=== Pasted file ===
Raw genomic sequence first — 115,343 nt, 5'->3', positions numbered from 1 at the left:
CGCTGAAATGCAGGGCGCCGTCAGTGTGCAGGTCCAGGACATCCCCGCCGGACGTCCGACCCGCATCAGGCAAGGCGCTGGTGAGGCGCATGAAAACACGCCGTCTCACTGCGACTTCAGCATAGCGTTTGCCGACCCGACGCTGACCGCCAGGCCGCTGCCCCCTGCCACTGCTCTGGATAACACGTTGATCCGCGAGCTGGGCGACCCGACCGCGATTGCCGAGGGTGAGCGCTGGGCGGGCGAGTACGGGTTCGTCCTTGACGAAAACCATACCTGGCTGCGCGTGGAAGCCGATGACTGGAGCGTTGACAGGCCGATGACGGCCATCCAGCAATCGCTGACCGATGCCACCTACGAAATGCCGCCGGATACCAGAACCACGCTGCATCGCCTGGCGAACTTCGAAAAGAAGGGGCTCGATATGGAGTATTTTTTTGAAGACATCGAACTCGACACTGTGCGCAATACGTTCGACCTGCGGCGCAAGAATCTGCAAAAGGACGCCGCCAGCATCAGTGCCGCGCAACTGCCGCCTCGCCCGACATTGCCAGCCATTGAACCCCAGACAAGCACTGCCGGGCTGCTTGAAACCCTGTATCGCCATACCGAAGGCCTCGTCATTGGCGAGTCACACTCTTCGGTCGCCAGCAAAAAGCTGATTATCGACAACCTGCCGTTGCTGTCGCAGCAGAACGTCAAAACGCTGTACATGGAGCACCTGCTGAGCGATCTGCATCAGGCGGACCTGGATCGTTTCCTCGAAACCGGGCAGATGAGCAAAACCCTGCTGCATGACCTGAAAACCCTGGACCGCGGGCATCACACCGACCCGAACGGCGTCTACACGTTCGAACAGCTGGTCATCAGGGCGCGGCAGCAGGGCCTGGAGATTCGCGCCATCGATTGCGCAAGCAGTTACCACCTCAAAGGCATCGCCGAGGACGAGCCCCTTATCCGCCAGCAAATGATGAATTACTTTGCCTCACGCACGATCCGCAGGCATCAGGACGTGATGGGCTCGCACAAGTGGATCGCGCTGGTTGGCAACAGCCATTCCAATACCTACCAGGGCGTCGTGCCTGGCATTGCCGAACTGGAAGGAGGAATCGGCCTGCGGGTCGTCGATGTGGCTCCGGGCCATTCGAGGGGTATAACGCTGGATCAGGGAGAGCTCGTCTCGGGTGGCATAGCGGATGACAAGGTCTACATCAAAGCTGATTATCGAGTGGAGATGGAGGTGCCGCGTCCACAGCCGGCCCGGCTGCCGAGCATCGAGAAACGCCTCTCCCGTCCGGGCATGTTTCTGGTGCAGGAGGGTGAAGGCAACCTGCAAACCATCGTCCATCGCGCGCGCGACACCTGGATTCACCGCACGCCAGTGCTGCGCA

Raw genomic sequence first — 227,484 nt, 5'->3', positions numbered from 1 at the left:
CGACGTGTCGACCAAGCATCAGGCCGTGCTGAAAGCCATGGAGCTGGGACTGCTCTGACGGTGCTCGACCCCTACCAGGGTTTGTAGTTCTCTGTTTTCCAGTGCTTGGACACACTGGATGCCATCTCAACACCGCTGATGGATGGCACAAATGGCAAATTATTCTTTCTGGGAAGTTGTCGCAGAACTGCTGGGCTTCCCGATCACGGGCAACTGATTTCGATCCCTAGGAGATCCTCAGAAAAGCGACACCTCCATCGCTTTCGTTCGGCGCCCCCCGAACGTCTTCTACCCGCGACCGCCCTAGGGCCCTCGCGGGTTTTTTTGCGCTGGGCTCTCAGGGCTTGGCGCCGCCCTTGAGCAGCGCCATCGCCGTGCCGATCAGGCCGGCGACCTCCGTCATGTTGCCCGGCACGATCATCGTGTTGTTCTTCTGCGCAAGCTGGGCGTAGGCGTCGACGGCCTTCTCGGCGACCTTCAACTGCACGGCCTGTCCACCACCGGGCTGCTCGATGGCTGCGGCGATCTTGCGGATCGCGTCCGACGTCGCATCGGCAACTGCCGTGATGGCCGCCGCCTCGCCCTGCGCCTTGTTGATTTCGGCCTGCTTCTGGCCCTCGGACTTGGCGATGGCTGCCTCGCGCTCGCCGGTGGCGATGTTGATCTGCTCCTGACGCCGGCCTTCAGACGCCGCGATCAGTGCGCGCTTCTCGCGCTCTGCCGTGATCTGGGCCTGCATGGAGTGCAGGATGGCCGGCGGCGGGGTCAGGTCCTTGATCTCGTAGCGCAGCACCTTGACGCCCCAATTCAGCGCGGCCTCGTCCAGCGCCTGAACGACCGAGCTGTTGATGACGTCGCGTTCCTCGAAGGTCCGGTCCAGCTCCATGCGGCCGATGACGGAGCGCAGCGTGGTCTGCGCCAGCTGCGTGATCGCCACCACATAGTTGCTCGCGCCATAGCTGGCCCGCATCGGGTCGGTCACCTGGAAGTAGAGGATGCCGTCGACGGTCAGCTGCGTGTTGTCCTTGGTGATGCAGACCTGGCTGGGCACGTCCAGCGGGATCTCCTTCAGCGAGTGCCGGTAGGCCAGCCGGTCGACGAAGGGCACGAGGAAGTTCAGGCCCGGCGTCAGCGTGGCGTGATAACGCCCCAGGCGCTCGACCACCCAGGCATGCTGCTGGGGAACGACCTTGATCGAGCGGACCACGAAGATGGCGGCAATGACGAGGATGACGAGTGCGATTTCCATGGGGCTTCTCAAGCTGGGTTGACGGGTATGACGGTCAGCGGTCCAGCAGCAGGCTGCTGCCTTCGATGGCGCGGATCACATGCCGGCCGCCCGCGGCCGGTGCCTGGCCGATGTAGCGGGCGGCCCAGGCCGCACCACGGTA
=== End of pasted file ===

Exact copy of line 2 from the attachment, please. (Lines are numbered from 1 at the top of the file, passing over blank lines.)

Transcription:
CGCTGAAATGCAGGGCGCCGTCAGTGTGCAGGTCCAGGACATCCCCGCCGGACGTCCGACCCGCATCAGGCAAGGCGCTGGTGAGGCGCATGAAAACACGCCGTCTCACTGCGACTTCAGCATAGCGTTTGCCGACCCGACGCTGACCGCCAGGCCGCTGCCCCCTGCCACTGCTCTGGATAACACGTTGATCCGCGAGCTGGGCGACCCGACCGCGATTGCCGAGGGTGAGCGCTGGGCGGGCGAGTACGGGTTCGTCCTTGACGAAAACCATACCTGGCTGCGCGTGGAAGCCGATGACTGGAGCGTTGACAGGCCGATGACGGCCATCCAGCAATCGCTGACCGATGCCACCTACGAAATGCCGCCGGATACCAGAACCACGCTGCATCGCCTGGCGAACTTCGAAAAGAAGGGGCTCGATATGGAGTATTTTTTTGAAGACATCGAACTCGACACTGTGCGCAATACGTTCGACCTGCGGCGCAAGAATCTGCAAAAGGACGCCGCCAGCATCAGTGCCGCGCAACTGCCGCCTCGCCCGACATTGCCAGCCATTGAACCCCAGACAAGCACTGCCGGGCTGCTTGAAACCCTGTATCGCCATACCGAAGGCCTCGTCATTGGCGAGTCACACTCTTCGGTCGCCAGCAAAAAGCTGATTATCGACAACCTGCCGTTGCTGTCGCAGCAGAACGTCAAAACGCTGTACATGGAGCACCTGCTGAGCGATCTGCATCAGGCGGACCTGGATCGTTTCCTCGAAACCGGGCAGATGAGCAAAACCCTGCTGCATGACCTGAAAACCCTGGACCGCGGGCATCACACCGACCCGAACGGCGTCTACACGTTCGAACAGCTGGTCATCAGGGCGCGGCAGCAGGGCCTGGAGATTCGCGCCATCGATTGCGCAAGCAGTTACCACCTCAAAGGCATCGCCGAGGACGAGCCCCTTATCCGCCAGCAAATGATGAATTACTTTGCCTCACGCACGATCCGCAGGCATCAGGACGTGATGGGCTCGCACAAGTGGATCGCGCTGGTTGGCAACAGCCATTCCAATACCTACCAGGGCGTCGTGCCTGGCATTGCCGAACTGGAAGGAGGAATCGGCCTGCGGGTCGTCGATGTGGCTCCGGGCCATTCGAGGGGTATAACGCTGGATCAGGGAGAGCTCGTCTCGGGTGGCATAGCGGATGACAAGGTCTACATCAAAGCTGATTATCGAGTGGAGATGGAGGTGCCGCGTCCACAGCCGGCCCGGCTGCCGAGCATCGAGAAACGCCTCTCCCGTCCGGGCATGTTTCTGGTGCAGGAGGGTGAAGGCAACCTGCAAACCATCGTCCATCGCGCGCGCGACACCTGGATTCACCGCACGCCAGTGCTGCGCA